From around 1900 until well into the 1980s, asbestos was a common ingredient in nearly every type of building material. One of the most dangerous asbestos-containing building materials was spackle.
According to the American Heritage Dictionary, Fourth Edition (Houghton-Mifflin Company, 2000), “spackle” is “…A trademark used for a powder to be mixed with water or a ready-to-use plastic paste designed to fill cracks and holes in plaster before painting or papering.” This trademark has over the decades passed into colloquial English as a generic term used both as a noun and as a verb. A similar product called Polyfilla has long been manufactured, marketed and used in countries of the former British Empire.
What has made spackle especially dangerous is (A) it comes out of the container as a powder, and (B) the fact that asbestos was a common ingredient.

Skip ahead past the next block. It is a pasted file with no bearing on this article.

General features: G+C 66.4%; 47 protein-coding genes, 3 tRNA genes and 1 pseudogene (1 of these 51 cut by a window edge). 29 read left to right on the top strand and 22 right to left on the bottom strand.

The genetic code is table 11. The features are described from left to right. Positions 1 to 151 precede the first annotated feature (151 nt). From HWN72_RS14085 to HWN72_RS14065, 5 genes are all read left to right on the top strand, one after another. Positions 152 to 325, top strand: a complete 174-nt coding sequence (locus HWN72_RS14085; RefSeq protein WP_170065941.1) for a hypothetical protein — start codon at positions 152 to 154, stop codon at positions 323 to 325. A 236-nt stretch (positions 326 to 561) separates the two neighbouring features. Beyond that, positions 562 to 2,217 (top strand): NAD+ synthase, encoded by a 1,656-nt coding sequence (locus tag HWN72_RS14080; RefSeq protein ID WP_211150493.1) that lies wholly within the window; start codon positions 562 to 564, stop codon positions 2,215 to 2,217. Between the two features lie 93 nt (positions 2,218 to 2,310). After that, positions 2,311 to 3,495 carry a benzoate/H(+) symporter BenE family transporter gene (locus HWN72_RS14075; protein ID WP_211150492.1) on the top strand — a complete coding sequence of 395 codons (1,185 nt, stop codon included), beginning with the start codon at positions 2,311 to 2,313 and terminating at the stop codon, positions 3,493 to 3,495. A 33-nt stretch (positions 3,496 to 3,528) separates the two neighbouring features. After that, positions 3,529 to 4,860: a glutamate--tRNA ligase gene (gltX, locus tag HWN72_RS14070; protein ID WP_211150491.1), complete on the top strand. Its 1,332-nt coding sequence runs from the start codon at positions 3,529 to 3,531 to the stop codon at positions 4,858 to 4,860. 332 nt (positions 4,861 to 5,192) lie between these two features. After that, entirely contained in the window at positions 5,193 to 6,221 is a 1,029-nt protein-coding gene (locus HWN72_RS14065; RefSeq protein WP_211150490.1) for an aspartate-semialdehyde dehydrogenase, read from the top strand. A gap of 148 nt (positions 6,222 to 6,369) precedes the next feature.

Today, there are brands of spackle available that are advertised as “asbestos free,” but according to the “Grace Rule” passed by Congress at the behest of W.R. Grace & Company in 1973, these “asbestos-free” products may still legally contain 1% asbestos yet continue to be marketed as such.
What is even more dangerous is spackle that was applied in buildings constructed prior to the mid-1980s. In the years prior to 1980, the drywall construction industry was experiencing rapid growth. It was estimated that in 1979 some 75,000 people were employed in this industry. In May of that year, the American Industrial Hygiene Association Journal reported that air samples taken at construction sites where spackle was being used showed “fiber concentrations exceeding, by several times, the maximum level permitted by United States Government regulations .”
This same spackle is frequently encountered during renovation projects. If your home contains “popcorn ceilings,” it is highly probable that asbestos is not only contained in the “popcorn” texturing, but in the spackle underneath. If this is the case, it is recommended that you hire a professional asbestos abatement service.